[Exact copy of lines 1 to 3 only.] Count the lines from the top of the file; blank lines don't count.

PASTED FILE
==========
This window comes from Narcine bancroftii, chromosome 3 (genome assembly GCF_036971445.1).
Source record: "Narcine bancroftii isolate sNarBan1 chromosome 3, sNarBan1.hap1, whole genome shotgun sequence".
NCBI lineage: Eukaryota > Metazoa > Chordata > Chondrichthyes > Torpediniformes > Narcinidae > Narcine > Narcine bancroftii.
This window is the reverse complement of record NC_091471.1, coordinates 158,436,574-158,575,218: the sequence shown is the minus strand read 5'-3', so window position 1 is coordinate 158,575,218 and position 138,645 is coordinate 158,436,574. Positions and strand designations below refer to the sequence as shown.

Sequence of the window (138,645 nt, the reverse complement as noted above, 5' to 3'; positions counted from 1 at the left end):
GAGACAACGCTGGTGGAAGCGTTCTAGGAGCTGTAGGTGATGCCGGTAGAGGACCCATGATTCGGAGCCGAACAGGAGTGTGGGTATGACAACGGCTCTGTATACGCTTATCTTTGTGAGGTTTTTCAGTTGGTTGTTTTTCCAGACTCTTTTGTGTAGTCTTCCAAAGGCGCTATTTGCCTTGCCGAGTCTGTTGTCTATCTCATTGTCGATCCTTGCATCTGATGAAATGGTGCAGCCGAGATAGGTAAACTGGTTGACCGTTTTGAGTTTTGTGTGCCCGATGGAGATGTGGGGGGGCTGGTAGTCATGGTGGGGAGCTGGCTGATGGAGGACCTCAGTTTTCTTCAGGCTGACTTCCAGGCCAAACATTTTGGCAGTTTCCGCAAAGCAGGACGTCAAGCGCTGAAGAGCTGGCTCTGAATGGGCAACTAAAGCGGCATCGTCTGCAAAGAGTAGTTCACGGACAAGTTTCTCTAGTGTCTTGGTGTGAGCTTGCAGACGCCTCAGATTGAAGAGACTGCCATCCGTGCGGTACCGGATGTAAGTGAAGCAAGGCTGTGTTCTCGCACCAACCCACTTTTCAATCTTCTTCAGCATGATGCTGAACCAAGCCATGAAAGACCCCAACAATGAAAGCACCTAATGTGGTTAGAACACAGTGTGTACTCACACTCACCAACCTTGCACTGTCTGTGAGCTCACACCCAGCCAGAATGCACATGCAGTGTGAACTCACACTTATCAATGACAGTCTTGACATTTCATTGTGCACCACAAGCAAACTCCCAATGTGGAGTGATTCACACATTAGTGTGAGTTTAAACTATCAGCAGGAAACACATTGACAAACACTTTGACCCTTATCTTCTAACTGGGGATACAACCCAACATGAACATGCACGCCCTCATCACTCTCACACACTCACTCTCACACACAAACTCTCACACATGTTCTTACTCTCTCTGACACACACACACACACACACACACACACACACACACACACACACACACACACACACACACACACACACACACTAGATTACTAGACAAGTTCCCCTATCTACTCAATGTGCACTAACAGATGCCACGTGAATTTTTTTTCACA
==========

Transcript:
This window comes from Narcine bancroftii, chromosome 3 (genome assembly GCF_036971445.1).
Source record: "Narcine bancroftii isolate sNarBan1 chromosome 3, sNarBan1.hap1, whole genome shotgun sequence".
NCBI lineage: Eukaryota > Metazoa > Chordata > Chondrichthyes > Torpediniformes > Narcinidae > Narcine > Narcine bancroftii.